Manual for the health care of children in humanitarian emergencies

Manual for the health care of children in humanitarian emergencies

Reducing child mortality in emergencies

The acute phase of an emergency is defined by crude mortality rate and persists as long as the crude mortality rate is at least double the baseline mortality rate, that is, as long as there are twice as many people dying per day compared to the normal rate of death. The manual aims to reduce child morbidity and mortality by addressing the major causes of child morbidity and mortality in emergencies. The guidelines serve as a reference manual for the evaluation and management of children in emergencies, and as the basis for the training of health care workers. The target audience is first level health workers who provide care to children under the age of 5 years.

The manual focuses on the care of children where no inpatient hospital facilities are available. It assumes that some injectable and intravenous medicines can be given. The authors warn that these guidelines need to be adapted to meet local needs based on the local disease burden. Triage and emergency management are considered in addition to general assessment flow charts of children with conditions such as malaria, malnutrition, measles and diarrhoea. The guidelines conclude with suggestions for integrating the prevention and care of children within the local context and broader health care delivery system.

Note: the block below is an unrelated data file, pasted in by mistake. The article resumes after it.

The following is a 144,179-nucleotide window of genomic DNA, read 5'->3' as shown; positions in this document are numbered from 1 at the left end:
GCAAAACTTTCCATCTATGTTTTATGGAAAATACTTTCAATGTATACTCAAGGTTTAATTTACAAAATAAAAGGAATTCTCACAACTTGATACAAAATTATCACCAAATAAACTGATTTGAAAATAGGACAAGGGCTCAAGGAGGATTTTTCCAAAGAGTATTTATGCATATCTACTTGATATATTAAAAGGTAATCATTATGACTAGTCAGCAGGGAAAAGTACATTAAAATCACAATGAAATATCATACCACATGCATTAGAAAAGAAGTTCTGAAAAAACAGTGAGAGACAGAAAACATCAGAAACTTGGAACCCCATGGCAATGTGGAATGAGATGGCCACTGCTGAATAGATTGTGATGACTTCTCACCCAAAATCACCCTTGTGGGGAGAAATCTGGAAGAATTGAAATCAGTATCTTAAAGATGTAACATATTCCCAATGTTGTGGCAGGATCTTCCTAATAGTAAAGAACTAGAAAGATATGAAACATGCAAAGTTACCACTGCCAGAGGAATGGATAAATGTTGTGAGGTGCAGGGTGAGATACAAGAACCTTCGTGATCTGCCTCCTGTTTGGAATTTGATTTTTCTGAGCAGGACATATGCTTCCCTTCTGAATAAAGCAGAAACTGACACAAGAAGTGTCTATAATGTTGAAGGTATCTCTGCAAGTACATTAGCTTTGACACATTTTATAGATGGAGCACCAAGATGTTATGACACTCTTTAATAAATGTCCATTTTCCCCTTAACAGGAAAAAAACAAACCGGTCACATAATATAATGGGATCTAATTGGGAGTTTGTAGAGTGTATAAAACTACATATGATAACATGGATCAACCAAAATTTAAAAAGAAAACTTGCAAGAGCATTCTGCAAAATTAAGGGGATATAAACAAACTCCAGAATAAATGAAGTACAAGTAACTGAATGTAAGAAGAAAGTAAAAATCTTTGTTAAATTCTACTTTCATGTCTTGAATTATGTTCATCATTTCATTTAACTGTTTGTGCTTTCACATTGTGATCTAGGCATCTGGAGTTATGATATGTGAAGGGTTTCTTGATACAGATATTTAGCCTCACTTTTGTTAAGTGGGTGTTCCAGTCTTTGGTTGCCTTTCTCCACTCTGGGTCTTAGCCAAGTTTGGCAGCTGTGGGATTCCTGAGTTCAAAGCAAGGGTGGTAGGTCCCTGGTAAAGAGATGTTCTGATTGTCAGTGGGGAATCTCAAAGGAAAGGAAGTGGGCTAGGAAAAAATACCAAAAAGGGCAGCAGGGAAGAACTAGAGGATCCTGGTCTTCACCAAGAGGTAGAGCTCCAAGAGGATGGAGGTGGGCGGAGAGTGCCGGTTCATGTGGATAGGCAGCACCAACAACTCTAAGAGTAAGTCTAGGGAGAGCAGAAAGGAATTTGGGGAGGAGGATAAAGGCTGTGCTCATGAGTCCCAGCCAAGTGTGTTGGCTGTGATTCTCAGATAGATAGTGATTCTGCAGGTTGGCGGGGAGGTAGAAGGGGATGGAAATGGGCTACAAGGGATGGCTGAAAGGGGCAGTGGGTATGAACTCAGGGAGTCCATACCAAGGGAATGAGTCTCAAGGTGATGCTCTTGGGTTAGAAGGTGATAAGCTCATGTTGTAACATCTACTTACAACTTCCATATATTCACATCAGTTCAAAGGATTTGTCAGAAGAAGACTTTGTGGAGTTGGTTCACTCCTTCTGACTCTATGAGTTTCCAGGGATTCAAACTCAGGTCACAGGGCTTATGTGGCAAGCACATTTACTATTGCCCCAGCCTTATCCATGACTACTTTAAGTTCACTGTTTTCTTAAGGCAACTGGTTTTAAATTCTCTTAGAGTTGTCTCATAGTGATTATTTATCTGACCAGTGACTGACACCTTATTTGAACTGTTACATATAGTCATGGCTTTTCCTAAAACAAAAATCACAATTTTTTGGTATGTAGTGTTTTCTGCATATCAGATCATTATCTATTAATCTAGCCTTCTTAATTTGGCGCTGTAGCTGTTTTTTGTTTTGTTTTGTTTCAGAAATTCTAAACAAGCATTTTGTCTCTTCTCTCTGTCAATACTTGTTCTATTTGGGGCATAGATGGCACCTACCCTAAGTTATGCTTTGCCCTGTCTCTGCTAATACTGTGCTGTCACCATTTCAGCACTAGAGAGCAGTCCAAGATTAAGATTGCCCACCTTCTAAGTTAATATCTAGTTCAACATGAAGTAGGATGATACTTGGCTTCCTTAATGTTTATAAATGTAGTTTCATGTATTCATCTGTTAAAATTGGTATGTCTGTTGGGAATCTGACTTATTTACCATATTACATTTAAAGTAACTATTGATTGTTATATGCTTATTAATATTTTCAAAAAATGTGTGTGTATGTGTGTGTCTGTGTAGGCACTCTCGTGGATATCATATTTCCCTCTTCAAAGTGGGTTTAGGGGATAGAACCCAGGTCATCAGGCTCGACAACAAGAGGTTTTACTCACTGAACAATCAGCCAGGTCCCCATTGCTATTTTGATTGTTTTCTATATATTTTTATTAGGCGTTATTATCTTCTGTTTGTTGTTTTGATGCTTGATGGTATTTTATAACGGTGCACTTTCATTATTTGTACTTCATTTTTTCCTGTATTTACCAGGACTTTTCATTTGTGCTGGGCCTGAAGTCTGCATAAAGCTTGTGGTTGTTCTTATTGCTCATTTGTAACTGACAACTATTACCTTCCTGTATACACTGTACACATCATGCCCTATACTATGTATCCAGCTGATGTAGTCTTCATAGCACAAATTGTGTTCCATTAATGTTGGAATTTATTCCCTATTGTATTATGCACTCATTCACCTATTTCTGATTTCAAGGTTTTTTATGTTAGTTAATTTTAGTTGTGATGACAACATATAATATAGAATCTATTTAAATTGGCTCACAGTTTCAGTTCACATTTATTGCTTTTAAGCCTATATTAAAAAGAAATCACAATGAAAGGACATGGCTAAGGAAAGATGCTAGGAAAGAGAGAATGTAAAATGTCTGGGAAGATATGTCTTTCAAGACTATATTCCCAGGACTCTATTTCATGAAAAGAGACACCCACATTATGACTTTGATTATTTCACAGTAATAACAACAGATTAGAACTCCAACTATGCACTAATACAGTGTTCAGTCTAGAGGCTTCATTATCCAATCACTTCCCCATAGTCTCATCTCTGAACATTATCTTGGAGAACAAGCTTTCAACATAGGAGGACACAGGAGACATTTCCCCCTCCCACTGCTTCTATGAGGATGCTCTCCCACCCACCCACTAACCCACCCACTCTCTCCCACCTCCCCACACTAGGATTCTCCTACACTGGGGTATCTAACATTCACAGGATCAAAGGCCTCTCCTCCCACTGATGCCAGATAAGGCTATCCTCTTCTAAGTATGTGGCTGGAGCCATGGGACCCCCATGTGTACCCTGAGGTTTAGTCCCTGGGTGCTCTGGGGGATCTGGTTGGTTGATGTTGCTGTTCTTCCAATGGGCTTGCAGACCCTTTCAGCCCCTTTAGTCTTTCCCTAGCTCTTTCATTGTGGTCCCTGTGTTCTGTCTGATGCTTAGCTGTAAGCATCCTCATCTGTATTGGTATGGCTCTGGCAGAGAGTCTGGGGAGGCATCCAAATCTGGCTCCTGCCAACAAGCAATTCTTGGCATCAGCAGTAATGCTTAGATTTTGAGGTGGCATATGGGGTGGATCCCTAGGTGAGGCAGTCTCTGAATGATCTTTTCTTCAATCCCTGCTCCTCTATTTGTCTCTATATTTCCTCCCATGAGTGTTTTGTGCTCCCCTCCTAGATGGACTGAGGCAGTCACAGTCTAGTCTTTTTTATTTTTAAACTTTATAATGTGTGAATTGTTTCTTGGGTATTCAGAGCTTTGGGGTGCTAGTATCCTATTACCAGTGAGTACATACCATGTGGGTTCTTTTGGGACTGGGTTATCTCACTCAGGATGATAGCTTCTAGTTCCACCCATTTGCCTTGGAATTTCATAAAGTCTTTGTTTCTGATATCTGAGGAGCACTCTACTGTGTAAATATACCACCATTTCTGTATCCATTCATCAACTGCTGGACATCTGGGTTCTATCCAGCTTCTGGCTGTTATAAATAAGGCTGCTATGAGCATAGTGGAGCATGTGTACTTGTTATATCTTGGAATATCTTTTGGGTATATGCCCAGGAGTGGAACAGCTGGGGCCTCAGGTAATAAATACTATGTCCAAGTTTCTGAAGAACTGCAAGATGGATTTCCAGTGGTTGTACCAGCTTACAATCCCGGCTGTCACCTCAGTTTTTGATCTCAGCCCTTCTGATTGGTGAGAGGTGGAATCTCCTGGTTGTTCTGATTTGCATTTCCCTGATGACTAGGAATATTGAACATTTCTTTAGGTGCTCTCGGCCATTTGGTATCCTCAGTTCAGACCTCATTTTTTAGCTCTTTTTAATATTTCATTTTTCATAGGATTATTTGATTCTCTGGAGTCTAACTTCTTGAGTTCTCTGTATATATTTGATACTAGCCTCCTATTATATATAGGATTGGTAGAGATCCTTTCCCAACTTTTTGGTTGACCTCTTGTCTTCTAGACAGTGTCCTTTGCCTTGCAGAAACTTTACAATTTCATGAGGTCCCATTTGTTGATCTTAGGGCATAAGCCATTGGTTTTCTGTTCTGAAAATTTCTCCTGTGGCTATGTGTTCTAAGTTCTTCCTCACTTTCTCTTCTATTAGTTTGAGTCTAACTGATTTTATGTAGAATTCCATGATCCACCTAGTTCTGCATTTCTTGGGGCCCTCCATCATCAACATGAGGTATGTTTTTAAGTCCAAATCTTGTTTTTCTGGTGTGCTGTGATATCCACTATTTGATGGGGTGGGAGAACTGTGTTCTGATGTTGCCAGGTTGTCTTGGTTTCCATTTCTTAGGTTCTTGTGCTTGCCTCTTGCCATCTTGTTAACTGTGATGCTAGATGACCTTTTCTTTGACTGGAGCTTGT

Additional areas covered include:

  • mental health and psychological support
  • prevention of HIV infection
  • immunization and other public health measures
  • poisoning
  • management of children with burns
  • injuries

  1. How good is this research?

    Assessing the quality of research can be a tricky business. This blog from our editor offers some tools and tips.